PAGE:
[ by Charles Cameron — frankly, I’m more concerned about the spiritually and socially corrosive impact of fear, myself ]
I know, technically radiation and paranoia are incommensurables. But still…
Blog-friend Cheryl Rofer posted today at Nuclear Diner, pointing out the fallacies in some recent reports about Fukushima, spreading like wildfire on the web:
I particularly like the “Fukushima melt-through point” in one of the illustrations in that apparently original source, reproduced here. That’s referring to the China Syndrome, in which the melted reactor core melts down through the earth. But once it gets to the center, does it keep climbing, against gravity, to that “melt-through point”?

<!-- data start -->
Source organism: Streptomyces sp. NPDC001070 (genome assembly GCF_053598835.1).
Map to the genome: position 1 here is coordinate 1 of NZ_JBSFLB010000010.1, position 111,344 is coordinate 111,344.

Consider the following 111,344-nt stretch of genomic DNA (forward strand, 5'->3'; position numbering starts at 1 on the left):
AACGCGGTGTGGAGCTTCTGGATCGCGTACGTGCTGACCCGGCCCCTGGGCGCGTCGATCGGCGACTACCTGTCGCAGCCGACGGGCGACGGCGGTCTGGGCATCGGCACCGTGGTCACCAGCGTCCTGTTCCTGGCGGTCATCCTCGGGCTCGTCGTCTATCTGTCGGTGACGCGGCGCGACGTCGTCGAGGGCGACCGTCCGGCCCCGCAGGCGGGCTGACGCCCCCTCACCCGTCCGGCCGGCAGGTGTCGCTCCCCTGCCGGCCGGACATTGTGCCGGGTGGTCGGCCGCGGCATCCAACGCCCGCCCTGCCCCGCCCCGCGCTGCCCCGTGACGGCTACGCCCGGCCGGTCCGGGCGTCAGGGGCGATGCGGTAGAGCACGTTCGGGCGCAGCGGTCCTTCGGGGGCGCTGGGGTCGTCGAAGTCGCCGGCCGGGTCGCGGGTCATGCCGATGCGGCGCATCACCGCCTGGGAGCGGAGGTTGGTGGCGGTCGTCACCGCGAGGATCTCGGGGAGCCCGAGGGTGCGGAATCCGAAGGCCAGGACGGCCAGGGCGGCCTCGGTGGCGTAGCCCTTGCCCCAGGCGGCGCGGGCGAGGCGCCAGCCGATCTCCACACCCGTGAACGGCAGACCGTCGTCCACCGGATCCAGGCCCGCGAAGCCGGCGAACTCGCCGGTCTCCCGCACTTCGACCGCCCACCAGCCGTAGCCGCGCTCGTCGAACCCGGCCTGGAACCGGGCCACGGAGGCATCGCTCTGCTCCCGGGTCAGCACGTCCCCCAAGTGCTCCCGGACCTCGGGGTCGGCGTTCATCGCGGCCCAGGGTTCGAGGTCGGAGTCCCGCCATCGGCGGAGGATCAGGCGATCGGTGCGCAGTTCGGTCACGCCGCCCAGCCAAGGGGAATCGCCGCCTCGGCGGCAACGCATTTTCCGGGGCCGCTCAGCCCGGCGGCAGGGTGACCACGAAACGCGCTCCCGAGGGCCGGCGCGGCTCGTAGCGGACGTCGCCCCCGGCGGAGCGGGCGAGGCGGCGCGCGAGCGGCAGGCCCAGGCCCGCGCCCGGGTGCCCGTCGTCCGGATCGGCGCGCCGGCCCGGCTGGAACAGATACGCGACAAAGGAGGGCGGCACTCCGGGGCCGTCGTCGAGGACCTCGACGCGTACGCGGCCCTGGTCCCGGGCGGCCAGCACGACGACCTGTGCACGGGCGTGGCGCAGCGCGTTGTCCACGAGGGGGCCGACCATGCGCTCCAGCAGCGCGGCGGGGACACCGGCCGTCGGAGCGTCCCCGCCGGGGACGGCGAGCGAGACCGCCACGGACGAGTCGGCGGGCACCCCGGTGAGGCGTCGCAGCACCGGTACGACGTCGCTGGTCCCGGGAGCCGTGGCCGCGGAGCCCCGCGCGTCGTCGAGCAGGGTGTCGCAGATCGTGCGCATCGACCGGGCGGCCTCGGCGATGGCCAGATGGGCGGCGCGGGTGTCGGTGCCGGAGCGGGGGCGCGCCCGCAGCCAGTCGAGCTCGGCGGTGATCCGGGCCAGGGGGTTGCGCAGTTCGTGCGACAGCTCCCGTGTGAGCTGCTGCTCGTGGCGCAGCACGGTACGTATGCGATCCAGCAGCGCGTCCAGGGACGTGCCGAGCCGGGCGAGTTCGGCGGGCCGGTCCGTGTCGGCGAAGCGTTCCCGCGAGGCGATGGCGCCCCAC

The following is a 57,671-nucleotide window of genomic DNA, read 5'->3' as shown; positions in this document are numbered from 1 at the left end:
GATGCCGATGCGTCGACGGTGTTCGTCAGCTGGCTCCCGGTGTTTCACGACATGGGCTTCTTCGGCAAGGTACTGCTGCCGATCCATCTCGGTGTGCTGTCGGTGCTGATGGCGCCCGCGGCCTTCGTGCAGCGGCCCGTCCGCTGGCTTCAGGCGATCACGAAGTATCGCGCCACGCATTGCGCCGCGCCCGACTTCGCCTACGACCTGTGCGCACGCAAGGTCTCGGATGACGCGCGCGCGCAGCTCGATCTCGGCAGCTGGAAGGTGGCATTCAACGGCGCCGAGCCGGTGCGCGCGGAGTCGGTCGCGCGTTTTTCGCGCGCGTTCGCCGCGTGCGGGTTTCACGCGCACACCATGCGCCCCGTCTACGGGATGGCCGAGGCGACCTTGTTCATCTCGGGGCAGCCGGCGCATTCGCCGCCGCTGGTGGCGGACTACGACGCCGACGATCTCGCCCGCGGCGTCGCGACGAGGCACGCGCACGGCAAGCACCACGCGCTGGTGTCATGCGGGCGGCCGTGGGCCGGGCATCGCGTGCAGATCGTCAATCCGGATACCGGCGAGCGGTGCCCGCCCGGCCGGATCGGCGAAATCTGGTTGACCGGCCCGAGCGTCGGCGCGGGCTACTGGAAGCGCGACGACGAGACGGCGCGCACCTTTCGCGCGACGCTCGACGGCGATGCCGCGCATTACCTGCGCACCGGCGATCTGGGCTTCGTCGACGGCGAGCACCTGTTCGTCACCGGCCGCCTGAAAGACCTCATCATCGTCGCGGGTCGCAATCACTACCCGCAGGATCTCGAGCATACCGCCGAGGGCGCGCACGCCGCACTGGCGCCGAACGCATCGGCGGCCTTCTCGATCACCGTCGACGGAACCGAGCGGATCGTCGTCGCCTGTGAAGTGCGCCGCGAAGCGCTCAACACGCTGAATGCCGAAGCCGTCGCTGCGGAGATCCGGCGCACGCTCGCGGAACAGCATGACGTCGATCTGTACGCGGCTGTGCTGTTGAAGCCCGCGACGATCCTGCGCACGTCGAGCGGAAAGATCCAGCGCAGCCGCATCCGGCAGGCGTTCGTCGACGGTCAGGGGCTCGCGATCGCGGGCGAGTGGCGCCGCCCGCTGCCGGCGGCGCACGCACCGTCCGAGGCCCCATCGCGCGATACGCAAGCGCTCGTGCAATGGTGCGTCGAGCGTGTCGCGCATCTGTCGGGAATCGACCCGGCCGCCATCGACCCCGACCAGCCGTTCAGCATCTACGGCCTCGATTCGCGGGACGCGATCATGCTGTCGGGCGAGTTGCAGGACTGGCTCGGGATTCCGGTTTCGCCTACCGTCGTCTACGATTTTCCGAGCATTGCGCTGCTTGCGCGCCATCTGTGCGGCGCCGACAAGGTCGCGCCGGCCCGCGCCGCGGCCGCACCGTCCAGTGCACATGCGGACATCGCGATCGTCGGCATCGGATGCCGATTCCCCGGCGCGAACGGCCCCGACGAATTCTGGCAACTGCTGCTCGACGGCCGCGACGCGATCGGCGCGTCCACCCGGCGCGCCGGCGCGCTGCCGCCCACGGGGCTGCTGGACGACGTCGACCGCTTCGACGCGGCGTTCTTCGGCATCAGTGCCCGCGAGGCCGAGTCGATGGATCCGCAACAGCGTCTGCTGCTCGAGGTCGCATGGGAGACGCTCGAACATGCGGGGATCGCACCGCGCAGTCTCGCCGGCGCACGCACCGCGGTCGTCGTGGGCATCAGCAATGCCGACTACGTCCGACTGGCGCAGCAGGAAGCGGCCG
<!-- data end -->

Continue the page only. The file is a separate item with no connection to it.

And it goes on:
How much outrageous or stupid stuff does it take to discredit a source? For me, the misuse of the tsunami map and the belief that a core could melt clear through the earth, against gravity, are quite enough.
I recommend Chery’s whole piece, both to read and to circulate. And she includes a number of other more specific sources worth takeing a look at, including:
Radiation Basics True facts about Ocean Radiation and the Fukushima Disaster Is the sea floor littered with dead animals due to radiation? No. Three Reasons Why Fukushima Radiation Has Nothing to Do with Starfish Wasting Syndrome
So: which does more harm to us in the long run, radiation — or paranoia?